• The title is incorrect. Larsson is the first to sell 1 Million Kindle ebooks. James Patterson was the first author to sell 1+ Million ebooks across all platforms.
  • I wonder how many David Weber has sold on Baen?
  • Only thing I dislike of the books is hackers in it using Apple computers.
  • I always wanted to write eBooks and even came up with character names, ideas, and stuff I role played all over the Internet to see what people think and how to improve my writing skills and make corrections and changes.

    I submitted an Ask Slashdot Story on how to write FOSS eBooks [slashdot.org] but it hasn't been voted on yet to be a real story.

    Look first eBook attempt was by Microsoft in 1999/2000 or whatever and the Microsoft Reader software and books in LIT format that the MS Reader could read on Windows CE devices and

    • by slyrat (1143997)

      More than that Nintendo just make 100 classic books for the DS series, and why not make more eBook stuff for the other video game consoles? Playstation 3 Sony claims it does everything? Make it read eBooks and synch up with a PSP Go to put the eBooks on it to make it another eBook reader.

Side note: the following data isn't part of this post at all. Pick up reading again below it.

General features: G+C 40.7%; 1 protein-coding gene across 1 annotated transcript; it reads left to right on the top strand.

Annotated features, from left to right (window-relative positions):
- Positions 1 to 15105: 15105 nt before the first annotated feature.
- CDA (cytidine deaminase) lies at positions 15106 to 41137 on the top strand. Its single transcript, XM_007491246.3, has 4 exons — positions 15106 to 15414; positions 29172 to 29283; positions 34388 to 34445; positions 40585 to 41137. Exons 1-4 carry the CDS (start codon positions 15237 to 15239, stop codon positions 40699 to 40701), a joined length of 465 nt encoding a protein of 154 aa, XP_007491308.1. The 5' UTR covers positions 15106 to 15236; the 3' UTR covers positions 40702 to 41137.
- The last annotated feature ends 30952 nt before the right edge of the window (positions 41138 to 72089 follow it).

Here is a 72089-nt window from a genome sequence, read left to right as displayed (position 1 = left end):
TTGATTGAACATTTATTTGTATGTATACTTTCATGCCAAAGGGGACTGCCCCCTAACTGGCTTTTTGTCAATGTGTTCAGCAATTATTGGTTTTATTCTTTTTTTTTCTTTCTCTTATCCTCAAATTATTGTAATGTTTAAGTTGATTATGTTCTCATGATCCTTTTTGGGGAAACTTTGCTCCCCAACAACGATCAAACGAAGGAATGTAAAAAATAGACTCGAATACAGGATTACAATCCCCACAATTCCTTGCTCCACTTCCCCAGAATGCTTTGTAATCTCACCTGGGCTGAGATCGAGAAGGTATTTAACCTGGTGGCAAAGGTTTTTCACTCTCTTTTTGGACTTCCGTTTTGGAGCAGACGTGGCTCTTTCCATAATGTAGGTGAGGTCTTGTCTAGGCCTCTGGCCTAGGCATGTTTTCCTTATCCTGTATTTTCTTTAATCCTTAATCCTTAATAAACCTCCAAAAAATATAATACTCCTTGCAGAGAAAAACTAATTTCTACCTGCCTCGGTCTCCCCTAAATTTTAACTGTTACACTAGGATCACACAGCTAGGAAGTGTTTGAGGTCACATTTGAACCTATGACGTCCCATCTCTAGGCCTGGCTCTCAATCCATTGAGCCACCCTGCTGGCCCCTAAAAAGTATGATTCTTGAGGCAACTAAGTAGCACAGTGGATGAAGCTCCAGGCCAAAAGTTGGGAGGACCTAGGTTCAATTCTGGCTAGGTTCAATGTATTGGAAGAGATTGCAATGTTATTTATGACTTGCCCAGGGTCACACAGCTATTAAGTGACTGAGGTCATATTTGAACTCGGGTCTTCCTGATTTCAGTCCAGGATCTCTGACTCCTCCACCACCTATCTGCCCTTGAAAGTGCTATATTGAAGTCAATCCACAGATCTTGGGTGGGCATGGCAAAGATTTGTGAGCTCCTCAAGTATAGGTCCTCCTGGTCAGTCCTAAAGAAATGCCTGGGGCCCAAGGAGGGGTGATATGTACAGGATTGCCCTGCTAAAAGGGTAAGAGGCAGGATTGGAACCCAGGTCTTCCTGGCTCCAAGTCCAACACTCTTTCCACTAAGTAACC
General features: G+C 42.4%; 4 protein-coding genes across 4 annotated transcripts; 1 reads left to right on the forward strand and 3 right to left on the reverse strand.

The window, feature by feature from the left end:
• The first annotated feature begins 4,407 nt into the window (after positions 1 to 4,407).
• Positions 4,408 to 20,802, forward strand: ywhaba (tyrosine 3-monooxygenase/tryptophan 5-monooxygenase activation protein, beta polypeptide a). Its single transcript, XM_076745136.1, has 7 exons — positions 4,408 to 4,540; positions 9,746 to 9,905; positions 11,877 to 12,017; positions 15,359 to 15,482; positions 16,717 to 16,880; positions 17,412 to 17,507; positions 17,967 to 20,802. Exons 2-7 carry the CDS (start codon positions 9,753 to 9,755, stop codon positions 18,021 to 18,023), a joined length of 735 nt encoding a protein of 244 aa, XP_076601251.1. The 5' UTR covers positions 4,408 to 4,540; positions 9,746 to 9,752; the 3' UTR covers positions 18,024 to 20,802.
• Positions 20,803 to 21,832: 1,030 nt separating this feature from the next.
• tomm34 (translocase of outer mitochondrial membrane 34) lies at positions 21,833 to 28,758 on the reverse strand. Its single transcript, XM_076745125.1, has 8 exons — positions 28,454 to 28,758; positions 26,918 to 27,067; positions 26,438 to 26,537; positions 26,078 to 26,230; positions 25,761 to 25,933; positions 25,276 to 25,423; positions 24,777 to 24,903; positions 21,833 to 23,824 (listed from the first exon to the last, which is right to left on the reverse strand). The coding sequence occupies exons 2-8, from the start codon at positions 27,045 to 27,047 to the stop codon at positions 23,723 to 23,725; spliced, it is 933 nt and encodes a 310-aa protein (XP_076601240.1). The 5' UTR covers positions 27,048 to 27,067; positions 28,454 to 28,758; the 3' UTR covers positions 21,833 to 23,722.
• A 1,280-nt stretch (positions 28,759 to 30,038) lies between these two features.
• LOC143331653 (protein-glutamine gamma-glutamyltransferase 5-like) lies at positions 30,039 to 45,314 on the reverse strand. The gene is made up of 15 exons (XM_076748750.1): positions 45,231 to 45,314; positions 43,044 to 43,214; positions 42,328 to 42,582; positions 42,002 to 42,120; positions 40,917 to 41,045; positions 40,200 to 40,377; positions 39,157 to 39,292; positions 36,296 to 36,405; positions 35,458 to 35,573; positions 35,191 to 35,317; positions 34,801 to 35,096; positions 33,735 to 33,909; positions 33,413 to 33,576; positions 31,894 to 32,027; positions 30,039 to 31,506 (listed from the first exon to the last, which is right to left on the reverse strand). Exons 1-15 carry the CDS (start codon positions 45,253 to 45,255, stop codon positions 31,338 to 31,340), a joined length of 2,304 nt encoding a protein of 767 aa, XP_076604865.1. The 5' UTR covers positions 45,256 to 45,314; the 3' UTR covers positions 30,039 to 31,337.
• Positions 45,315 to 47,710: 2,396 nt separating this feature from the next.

If anything sony would have it sync with their prs ereader devices. I guess the psp could also work, but if they wanted to promote ebooks they would do it with their existing hardware built for ebooks.

      • Just my own views and opinions here, but Sony's business model is to make video games, movies, music, etc work on all they existing and planned hardware. Why not an eBook also?

        Sony sells eBooks. The Nintendo DS has the ability to read eBooks, so why shouldn't the PSP Go that competes with it also read eBooks? If the Nintendo DS series has eBook carts and the PS3 is advertised to do everything and Sony does not make software to make it buy eBooks from the Playstation network, isn't that false advertising? If

  • I've read all three (one on paper, the other two on my Kindle), and seen the movies. I enjoyed them all, although the books are clearly better. One thing I did find annoying, though, was the misstatement of Fermat's last theorem in the second and third books. The book (the English translation at least) has it as x^3+y^3=z^3, rather than the correct x^n+y^n=z^n. Proving the n=3 case isn't especially difficult either - it's a straightforward infinite descent proof. I'm a little surprised nobody caught it bet